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Tag: Sooch v. Snell

Defence Expert Opinion Rejected for "Compromised Objectivity"

As previously discussed, the law in BC provides expert witnesses with immunity when they provide negligent opinions in the medico-legal context.  This gap in the law is unfortunate and has been done away with in the UK.  Unless BC follows suit, the only meaningful avenue in discouraging “advocate” expert evidence is judicial rebuke.
To this end I have been highlighting judicial criticism when it arises with respect to expert opinion evidence.  Adding to this collection are reasons for judgement released this week by the BC Supreme Court, Vancouver Registry, dismissing an expert’s opinion concluding it would be “unsafe for the Court to put any stock in his opinion“.
In this week’s case (Sooch v. Snell) the Plaintiff was involved in a 2006 collision in Kelowna, BC.   He sustained soft tissue injuries to his neck and shoulder and was awarded $45,000 for his non-pecuniary damages.  In the course of the lawsuit the Defendant had the Plaintiff examined by a retired orthopaedic surgeon.  This doctor testified at trial and provided an opinion that it was “unlikely that there was any direct injury to the cervical spine or shoulder at the time of the injury“.
After cross examination the Court was unimpressed with this experts opinion.  In rejecting this expert’s evidence Madam Justice Ballance provided the following criticism:

54] Dr. Christian retired from his practice as an orthopaedic surgeon in 2005.  Since then, he has focussed his practice on disability evaluation.

[55] Dr. Christian conducted an independent medical examination of Mr. Sooch on March 18, 2010.  He spent between 45 and 55 minutes assessing Mr. Sooch.  He did not keep detailed notes, preferring instead to occasionally jot down a point or two and then dictate his findings and opinion immediately after the examination…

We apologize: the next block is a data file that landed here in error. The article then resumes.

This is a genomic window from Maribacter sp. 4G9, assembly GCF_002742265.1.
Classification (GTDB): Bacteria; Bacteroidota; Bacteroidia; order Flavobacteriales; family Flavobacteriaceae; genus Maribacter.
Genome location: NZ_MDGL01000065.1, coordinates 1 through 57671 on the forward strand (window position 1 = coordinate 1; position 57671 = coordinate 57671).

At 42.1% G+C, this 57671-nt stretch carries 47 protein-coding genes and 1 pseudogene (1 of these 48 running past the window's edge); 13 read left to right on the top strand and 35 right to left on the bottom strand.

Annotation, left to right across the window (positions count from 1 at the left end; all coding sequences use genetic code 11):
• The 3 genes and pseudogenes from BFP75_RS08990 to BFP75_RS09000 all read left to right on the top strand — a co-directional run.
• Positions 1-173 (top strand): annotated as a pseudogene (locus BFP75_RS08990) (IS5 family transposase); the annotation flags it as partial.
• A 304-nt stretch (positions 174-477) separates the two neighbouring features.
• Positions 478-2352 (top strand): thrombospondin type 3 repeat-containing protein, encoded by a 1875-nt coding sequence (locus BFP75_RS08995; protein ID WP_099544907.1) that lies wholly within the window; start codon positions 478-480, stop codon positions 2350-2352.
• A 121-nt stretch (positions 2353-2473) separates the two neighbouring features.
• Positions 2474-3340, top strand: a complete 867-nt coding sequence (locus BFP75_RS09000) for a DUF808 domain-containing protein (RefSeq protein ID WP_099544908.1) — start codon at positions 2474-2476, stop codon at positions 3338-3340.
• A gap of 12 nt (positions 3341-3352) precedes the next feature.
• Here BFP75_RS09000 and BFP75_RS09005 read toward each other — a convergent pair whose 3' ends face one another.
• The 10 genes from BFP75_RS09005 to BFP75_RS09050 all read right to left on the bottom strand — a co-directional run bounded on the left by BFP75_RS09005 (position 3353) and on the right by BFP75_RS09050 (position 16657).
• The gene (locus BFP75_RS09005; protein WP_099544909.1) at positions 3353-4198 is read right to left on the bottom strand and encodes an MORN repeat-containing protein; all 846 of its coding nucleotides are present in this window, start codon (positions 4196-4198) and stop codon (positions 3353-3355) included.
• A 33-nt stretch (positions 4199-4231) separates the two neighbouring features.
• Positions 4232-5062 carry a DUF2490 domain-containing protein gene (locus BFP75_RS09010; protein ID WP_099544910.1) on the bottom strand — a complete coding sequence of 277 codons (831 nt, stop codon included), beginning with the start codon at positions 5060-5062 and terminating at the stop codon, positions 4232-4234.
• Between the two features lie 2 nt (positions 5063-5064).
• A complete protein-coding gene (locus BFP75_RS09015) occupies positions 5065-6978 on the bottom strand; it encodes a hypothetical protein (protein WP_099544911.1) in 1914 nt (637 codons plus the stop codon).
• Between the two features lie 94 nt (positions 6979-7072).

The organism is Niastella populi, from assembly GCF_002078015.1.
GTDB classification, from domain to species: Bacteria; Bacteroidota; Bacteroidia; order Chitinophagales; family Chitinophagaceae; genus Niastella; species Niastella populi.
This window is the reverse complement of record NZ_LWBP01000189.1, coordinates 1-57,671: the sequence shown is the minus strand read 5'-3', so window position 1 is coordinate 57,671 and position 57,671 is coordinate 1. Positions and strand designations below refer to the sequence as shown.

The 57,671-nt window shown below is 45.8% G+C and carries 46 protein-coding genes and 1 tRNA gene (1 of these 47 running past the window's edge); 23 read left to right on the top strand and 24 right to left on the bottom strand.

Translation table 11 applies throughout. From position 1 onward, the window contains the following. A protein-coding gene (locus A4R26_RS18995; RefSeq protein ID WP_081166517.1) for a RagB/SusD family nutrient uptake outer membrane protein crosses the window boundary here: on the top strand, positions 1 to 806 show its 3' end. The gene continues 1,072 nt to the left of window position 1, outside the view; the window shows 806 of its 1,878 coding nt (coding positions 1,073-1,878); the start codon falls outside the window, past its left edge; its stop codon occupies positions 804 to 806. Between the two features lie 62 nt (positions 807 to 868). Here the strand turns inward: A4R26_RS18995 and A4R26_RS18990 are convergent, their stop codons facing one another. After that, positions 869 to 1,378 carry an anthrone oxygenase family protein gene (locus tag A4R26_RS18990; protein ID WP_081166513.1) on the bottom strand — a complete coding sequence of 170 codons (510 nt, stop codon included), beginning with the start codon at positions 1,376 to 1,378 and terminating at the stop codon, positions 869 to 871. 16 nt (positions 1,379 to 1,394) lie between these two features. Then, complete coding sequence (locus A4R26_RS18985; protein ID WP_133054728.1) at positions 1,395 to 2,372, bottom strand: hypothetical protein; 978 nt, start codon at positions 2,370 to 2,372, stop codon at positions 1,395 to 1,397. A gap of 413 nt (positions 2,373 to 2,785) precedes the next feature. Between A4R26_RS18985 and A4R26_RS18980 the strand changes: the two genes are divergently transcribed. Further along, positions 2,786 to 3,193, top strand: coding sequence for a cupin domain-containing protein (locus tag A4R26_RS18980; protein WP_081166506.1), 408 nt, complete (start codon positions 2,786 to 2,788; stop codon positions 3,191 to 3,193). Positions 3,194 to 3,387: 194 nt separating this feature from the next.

[60] It is obvious on the face of Dr. Christian’s report that in reaching his conclusion on causation, he relied heavily on this misconception as to the timing of Mr. Sooch’s medical appointment on the day of the Accident.  Yet, after he became aware that Mr. Sooch had actually gone to the medical clinic some hours before the Accident had taken place, he denied placing any importance on his mistaken belief.  He insisted that it was not in his “consciousness”, and was of marginal importance, if any, and maintained that knowledge of the true state of affairs would not have changed his opinion one way or another.

[61] The unfolding of Dr. Christian’s cross-examination on that and related matters was uncomfortable to observe.  At times, his demeanour was combative and the entire exchange on the issue of causation called his impartiality into question.  Dr. Christian’s responses to other lines of questioning were also sometimes argumentative and displayed a compromised objectivity.

[62] I am not able to credit Dr. Christian’s assertion that his mistaken impression about the timing of Mr. Sooch’s appointment on the day of the Accident did not impact his opinion on causation.  It plainly did…

[73] Based on the criticisms I have already expressed about the lack of balance in Dr. Christian’s assessment of Mr. Sooch’s pre-Accident soft tissue complaints, and his refusal to concede that his opinion on causation was partially fastened to his misunderstanding about the timing of Mr. Sooch’s medical appointment on the day of the Accident and other troubling aspects of his testimony, I consider it unsafe for the Court to put any stock in his opinion…